I only drive a few thousand miles yearly now, but when I was driving 20-30K annually a small truck worked. Things change.

Cheap energy is better regardless.

Is that better?

I used to own a 4.0L V6 Frontier and other than the Coyote 5.0L V8 fuel economy I loved that truck. I am partial to that truck so I could be biased when I say that I would take it over any other mid size.

"Cheap energy is better regardless. Is that better?"

Yes, that's better. You worry too much about full-size trucks, but say nothing about the small truck's technologies to increase fuel economy.

People say they will buy a small truck just for the fuel-economy, and give up performance and capability, but if we had cheap gas the savings would be irrelevant.

Example:

$1.75 gallon gas at your 20k miles per year and 26 mpg from John's Colorado example = $1350 spent on fuel per year.

$1.75 gallon gas at 20k miles per year and 25 mpg from the Ram in John's example = $1400.

Is this what we want to become? This is what happens when we listen to the greenies and don't have a real energy policy. The greenies end up fear mongering everyone just to save $50. a year!

The need to go to small trucks and 4 cylinder engines is a bald face lie. What we need is a real energy policy.

Buying a new midsize truck with newest fuel techonology is still a high cost option, as others have noted in the forum.

What truck owners should be demanding is a real energy policy and cheap gas.

"but the mini trucks of the late 1970s and early 80s were a big hit...Hard times may actually help the compact trucks."

@papa jim

I'd be very inclined to agree with you on the downturn in the conomy helping GM sell more trucks if US consumers were spending any money at all.

A couple weeks ago the government adjusted its First Quarter results for GDP to a negative number and today they adjusted to a an even bigger negative number! This was a huge difference.

We won't be missing out on much. Just ask the guys trying to sell the new Silverados. The new cars and trucks are so complex that it takes longer to get them to the showroom and they cost more.

A soft economy makes it hard to be aggressive, especially when there are other global markets where growth is hot.

The perfect storm of the 1980's mini truck craze is a time that will never happen again in our lifetimes. There are too many reasons to list why it was the perfect crazy storm that have been listed numberous times before.

I agree with papa jim.

The new GM mid-sizers are good trucks, but still a high cost option.

Some say that we must go to smaller (Colorado)/lighter (F150) trucks, and I repspect their views. But may I suggest an alternative?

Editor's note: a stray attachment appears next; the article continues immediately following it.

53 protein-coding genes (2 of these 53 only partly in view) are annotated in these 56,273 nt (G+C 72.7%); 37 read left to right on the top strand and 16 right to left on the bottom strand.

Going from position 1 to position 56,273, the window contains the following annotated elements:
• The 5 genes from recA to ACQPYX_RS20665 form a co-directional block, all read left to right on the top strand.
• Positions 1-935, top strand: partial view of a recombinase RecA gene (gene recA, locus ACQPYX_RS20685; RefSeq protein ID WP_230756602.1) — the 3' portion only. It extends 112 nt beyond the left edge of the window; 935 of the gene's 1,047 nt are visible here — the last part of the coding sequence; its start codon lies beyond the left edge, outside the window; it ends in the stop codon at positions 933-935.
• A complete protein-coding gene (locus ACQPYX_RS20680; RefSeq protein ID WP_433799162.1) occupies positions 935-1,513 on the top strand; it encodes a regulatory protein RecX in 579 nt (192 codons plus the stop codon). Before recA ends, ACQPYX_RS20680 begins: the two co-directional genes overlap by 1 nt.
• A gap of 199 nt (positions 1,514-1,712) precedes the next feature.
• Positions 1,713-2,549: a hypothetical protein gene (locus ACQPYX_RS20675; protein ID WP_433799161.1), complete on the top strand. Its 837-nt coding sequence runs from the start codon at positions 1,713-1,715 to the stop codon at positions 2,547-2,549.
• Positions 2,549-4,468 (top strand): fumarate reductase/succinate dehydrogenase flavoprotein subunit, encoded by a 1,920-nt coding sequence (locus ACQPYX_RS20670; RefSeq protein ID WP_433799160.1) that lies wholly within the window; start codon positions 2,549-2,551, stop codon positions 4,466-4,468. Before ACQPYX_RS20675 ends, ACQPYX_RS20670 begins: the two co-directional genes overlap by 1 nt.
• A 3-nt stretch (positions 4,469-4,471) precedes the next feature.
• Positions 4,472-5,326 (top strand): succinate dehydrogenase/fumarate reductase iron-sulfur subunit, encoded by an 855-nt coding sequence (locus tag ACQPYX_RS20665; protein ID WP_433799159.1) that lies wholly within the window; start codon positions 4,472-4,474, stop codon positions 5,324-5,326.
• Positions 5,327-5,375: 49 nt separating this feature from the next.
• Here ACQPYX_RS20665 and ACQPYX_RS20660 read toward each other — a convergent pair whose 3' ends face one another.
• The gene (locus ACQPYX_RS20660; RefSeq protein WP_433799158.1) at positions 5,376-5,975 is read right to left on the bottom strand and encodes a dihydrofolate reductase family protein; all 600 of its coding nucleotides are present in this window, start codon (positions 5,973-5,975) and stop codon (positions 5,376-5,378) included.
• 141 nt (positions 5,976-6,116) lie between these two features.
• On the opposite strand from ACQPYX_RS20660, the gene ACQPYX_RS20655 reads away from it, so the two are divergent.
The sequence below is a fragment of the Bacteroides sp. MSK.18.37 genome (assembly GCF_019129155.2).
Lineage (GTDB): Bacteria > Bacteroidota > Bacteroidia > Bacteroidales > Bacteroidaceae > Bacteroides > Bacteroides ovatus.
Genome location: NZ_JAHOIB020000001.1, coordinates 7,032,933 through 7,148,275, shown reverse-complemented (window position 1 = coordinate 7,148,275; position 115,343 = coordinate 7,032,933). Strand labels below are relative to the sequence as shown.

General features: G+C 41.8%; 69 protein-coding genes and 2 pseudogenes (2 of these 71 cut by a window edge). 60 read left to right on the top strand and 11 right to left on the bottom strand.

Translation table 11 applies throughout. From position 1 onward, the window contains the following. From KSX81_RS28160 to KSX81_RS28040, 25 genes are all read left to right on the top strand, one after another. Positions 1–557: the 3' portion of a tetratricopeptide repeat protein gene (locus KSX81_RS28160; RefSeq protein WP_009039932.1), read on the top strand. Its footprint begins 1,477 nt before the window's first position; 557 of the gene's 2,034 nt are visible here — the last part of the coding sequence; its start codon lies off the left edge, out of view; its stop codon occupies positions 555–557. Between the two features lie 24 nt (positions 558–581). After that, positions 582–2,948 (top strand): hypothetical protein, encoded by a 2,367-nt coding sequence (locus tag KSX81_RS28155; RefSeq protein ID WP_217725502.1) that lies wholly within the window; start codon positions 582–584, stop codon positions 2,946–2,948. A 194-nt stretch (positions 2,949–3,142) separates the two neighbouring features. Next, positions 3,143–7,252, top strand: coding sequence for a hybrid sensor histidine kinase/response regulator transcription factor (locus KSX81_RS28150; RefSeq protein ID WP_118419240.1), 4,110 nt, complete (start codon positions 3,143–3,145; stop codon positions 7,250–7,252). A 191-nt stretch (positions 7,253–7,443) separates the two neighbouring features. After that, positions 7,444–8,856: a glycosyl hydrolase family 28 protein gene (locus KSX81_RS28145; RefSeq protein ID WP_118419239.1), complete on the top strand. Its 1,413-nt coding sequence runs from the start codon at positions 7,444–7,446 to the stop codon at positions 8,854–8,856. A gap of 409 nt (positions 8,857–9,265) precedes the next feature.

Instead of demanding more expensive fuel efficient smaller/lighter trucks, truck buyers should be demanding cheaper gas. If loser politicians are trying to kill our energy industry, shouldn't we vote them out?

Tell me where I'm wrong.

Too many assumptions made above. We honestly don't know at what RPM the Colorado/Canyon will be making the HP/Torque numbers posted and by putting them in direct comparison with the Nissan/Toyota figures WITH the RPMs listed they make their inequity blatantly obvious. Whomever made the chart would have been smart to leave the RPMs out of them all, or post them all--not half and half.

Now, if you ask me, those GM engines would serve far better were they in significantly smaller trucks.

@PapaJim: "I'm keeping an open mind. The 2.5 sounds like a great base motor for a compact truck in this class."
* Except that the Canyon/Colorado are NOT "compact" in any sense of the word. They're bigger than my 1990 Full-sized Ford!

I agree, these trucks are too big! They need to be much smaller, like vehicles in Europe!

..you morons claiming that taxpayers PAID for GM bailout kindly pull your head outta you know what..
GM paid OFF the loan with interest so taxpayers paid NOTHING
do you understand ?

@Roadwhale

So, help me here! If the Colorado/Canyon isn't GM's compact truck--which bleeping truck is?

Who gives a rat's ass what some Ford weighed 25 years ago?

papa jim is bashing trucks for getting lighter. dave is bashing trucks for getting smaller.

The cost to switch to aluminum is $750. and can be made up with fuel savings. The cost to going to a new more fuel efficient mid-size - I don't really care what it is. The idea that I should have to go to a smaller truck is not how I live my life. If you a small truck works for you, fine.

It's about time we stop waging war against eachother. We are on the same side. The solution for us patriots who are fed up with Washington is to suit up and fight against the government that is killing our engergy industry!

By the way where is the news about our economy shrinking 3% today? That should be the only news. But I can't find it anywhere.

We had talking points going around that our economy was down because of the cold weather. Apparently our economy is so frail that it can't take some cold weather. These were the talking points. And PUTC was repeating these talking points from the Obama media that buyers were staying away from showrooms because of cold weather. How did anyone arrive at that? Didn't we have cold weather in any of the other years? PUTC has been around since 1995. It is all BS and politically motivated.

I read an article recently which showed that, for most of the last 100 years, the economy expanded in the winters. Even during the coldest on record -- '78-'79, IIRC -- the economy grew. The article also said this past winter was something like the 15-20th coldest on record, nowhere near the worst.

I agree CHEVY GUY, PUTC is part of the lamestream media!



Post a Comment

Please remember a few rules before posting comments:

  • Try to be civil to your fellow blog readers.
  • Stay on topic. We want to hear your opinions and thoughts, but please only comment about the specified topic in the blog post.
  • Your email will not be shown.

If you have a TypeKey or TypePad account, please Sign In

Home | Buy or Sell a Truck | News | Special Reports

Powered by Cars.com. By using this site, you agree to our terms of service | © 2014 Cars.com | Privacy Statement | Contact Us

Visit our partner: MovingTruck.com